Early statements from the UK arts sector today (24 June) on the Referendum result that will see the UK begin the process to leave the EU
‘Our country is a creative powerhouse and we know for sure that the creative economy will continue to be at the centre of our economic future’
‘The UK is full of great businesses fuelled by enormous creativity and the free movement of ideas, goods and talent. Our country is a creative powerhouse and we know for sure that the creative economy will continue to be at the centre of our economic future; maintaining our competitive edge in the light of increasing global competition is vital. It is important that all parties pull together to ensure our vibrant arts, creative businesses and creative institutions are not impacted negatively by the uncertainty and turmoil of the next few weeks and months. And it is vital we build sustainability for our long-term future rather than short term expediencies.
‘But creativity is not only a driver of our economic prosperity: it’s also at the heart of how we express ourselves and pull our communities together. As the UK looks to build a new relationship with Europe and the rest of the world safeguarding the institutions, funding and ecosystems that support creative talent and creative businesses to thrive will be of huge importance.’ – Caroline Norbury MBE, CEO of Creative England.
‘The ABO’s next step is to build on our existing good relations with the government and engage positively with whichever Ministers take responsibility from here on, to ensure the best possible outcome for our members’
Association of British Orchestras (ABO)
Following the Referendum decision to leave the EU, the ABO is deeply concerned at the potential impact on its members.
The prospects for the nation’s public finances are worrying, and may affect the implementation of Orchestra Tax Relief, which has not as yet received Royal Assent, and lead to further reductions in public funding for the arts and local authorities.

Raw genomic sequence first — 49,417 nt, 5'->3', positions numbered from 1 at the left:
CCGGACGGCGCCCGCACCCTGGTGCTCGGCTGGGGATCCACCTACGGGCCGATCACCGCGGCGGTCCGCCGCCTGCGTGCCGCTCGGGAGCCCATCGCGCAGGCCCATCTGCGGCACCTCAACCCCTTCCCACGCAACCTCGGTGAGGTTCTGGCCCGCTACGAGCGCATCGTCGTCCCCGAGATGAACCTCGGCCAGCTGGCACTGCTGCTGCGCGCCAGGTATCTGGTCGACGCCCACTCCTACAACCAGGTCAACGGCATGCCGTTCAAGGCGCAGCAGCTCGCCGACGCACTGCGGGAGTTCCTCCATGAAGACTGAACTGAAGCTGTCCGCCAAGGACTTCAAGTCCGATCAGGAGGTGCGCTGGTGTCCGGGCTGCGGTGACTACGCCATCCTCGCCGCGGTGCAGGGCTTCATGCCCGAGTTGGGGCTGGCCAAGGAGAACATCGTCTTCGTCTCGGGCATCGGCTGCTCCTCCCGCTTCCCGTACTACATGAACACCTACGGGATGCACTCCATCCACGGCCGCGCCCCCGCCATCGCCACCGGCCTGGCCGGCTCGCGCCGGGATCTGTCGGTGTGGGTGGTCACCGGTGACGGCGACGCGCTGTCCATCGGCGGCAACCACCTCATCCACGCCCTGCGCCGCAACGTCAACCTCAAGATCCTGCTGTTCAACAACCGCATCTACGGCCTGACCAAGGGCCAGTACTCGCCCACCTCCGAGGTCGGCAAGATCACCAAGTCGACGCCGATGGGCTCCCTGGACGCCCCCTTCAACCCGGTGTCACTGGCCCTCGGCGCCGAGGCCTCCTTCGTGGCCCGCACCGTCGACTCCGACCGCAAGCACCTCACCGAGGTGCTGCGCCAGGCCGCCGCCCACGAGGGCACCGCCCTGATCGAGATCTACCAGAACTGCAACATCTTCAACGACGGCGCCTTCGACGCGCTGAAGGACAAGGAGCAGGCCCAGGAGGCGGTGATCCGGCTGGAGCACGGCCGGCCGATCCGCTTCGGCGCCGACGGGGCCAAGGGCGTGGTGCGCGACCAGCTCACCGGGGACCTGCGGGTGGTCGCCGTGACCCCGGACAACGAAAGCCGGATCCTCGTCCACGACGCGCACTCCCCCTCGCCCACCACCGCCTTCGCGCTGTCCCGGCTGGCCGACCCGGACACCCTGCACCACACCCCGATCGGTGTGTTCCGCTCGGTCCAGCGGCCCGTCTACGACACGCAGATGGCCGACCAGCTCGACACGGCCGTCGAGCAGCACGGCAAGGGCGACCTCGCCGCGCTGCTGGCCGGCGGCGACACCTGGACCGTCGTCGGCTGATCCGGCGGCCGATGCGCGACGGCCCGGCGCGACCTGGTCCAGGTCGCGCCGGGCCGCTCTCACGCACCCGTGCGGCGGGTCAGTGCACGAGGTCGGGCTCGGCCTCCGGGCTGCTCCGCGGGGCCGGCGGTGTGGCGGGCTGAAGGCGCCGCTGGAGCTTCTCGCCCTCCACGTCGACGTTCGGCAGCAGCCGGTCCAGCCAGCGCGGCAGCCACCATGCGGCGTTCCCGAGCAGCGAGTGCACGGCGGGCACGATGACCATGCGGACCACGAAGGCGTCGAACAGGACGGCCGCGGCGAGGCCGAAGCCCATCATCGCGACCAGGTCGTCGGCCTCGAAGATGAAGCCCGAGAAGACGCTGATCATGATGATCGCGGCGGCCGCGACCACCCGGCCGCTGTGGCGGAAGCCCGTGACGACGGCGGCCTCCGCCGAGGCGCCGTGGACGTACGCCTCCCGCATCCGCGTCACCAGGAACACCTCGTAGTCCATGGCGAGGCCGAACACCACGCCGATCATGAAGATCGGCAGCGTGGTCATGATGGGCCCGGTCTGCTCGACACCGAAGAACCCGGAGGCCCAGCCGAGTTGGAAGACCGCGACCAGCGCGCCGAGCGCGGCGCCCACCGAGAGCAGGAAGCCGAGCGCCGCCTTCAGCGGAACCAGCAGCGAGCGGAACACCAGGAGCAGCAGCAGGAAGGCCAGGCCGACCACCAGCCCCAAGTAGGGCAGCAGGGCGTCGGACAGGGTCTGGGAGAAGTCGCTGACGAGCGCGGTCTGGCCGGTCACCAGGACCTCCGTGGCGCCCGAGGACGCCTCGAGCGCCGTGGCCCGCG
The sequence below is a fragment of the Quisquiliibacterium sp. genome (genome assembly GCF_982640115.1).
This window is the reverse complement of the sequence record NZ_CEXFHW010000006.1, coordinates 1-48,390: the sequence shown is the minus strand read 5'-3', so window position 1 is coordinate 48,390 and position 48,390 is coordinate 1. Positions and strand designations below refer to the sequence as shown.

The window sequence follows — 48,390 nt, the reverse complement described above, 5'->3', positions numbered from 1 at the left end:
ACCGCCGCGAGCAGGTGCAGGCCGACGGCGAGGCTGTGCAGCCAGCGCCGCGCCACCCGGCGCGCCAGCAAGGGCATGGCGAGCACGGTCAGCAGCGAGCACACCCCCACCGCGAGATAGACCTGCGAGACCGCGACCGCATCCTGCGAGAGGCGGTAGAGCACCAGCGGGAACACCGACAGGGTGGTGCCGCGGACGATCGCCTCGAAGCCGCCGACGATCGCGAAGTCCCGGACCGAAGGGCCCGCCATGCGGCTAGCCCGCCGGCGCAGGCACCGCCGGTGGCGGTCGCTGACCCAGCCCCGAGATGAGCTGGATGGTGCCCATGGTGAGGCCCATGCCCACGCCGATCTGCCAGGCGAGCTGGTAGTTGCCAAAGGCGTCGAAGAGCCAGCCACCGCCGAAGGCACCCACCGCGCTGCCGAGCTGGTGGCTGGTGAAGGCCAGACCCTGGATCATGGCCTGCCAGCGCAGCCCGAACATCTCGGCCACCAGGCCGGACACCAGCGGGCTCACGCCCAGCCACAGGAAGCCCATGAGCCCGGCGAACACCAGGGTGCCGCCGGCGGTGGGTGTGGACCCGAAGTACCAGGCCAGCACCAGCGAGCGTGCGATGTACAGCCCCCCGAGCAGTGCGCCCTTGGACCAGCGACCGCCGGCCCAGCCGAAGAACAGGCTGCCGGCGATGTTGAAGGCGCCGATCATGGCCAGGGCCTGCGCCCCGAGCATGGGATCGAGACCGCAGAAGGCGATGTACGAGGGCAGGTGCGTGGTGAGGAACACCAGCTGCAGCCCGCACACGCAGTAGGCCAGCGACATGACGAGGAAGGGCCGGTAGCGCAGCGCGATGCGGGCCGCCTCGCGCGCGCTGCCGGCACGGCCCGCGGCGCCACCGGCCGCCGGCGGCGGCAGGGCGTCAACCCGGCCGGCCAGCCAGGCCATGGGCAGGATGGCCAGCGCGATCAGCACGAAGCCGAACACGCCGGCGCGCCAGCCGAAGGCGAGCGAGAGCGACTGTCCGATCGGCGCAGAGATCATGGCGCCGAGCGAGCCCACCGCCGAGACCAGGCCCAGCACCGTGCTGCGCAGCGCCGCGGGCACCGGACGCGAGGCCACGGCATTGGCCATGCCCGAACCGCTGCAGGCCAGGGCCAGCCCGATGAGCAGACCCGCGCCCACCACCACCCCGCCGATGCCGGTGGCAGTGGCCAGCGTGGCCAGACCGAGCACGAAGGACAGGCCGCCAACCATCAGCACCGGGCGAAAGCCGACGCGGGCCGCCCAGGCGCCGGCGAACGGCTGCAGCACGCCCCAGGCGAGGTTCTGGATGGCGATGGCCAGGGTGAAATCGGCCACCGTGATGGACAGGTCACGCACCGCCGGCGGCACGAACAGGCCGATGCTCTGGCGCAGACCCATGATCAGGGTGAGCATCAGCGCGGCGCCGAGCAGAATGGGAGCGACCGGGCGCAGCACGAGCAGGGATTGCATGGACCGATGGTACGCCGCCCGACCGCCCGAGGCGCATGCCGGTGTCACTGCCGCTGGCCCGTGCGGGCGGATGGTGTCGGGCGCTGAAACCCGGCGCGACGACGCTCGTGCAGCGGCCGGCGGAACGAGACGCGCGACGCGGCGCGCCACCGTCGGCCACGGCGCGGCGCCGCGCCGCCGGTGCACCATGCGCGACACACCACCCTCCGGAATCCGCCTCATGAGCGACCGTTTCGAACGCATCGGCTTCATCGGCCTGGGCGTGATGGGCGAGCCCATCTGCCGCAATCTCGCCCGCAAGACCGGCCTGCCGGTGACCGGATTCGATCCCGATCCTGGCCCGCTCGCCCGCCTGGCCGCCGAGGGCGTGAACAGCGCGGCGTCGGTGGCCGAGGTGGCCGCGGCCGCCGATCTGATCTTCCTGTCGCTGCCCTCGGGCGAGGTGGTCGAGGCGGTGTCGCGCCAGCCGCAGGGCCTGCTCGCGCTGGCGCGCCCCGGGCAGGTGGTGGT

We will need the new leadership of this country to give us guarantees as to continued freedom of movement across Europe’s borders for our orchestras, artists and orchestral musicians, and whether the many pan-European regulations that currently affect our sector, from VAT Cultural Exemption to harmonisation of radio spectrum, Noise at Work to the Digital Single Market, will still apply.
The worst outcome for our members will be additional uncertainty, bureaucracy and expense, allied to a worsening of their financial viability. The ABO’s next step is to build on our existing good relations with the government and engage positively with whichever Ministers take responsibility from here on, to ensure the best possible outcome for our members – Mark Pemberton, director, Association of British Orchestras
‘If there are things we can do to support our members, we will do what we can’
Clearly, the result of the referendum will raise many questions from the artist management community who deal with the rest of Europe on a daily basis, a common concern with all businesses in the same position. Quite what the outcome will be remains to be seen. If there are things we can do to support our members, we will do what we can – Atholl Swainston-Harrison, chief executive, International Artist Managers’s Association (IAMA)